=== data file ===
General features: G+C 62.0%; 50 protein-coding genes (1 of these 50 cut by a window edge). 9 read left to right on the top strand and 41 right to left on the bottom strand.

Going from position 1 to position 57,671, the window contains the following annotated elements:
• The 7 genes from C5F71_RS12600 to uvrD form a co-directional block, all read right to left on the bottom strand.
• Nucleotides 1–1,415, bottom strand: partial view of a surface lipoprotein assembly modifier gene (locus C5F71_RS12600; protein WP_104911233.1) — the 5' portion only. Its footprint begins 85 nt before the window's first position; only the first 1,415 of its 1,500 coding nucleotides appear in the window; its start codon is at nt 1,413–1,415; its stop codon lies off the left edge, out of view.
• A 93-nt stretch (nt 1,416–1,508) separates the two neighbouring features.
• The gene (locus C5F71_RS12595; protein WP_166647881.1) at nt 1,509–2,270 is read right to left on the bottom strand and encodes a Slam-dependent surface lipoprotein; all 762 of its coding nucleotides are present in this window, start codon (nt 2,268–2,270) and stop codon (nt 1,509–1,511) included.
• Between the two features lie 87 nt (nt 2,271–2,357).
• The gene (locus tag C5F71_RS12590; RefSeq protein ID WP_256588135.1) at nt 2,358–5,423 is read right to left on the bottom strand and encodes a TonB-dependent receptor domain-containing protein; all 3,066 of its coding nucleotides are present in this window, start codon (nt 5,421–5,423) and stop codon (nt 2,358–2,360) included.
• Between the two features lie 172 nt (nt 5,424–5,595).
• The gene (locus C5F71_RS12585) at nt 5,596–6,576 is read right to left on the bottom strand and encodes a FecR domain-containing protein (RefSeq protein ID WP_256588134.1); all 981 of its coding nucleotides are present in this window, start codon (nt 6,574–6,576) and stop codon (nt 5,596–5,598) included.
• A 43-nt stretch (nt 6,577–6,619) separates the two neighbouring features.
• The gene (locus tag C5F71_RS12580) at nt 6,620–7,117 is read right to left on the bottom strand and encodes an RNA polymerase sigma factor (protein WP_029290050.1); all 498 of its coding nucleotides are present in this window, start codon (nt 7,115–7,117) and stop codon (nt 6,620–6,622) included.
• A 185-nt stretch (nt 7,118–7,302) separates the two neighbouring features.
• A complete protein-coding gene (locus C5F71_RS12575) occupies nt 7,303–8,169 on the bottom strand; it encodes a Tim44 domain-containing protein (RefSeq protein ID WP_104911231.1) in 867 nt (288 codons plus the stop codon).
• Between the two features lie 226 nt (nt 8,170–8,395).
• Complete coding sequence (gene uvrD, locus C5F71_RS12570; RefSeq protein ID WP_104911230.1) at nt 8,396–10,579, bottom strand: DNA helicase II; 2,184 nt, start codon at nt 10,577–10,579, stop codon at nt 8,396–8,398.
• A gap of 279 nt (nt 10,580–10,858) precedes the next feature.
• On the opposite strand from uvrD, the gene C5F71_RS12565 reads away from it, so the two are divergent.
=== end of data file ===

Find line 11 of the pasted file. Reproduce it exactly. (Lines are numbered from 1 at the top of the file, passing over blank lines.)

• A 43-nt stretch (nt 6,577–6,619) separates the two neighbouring features.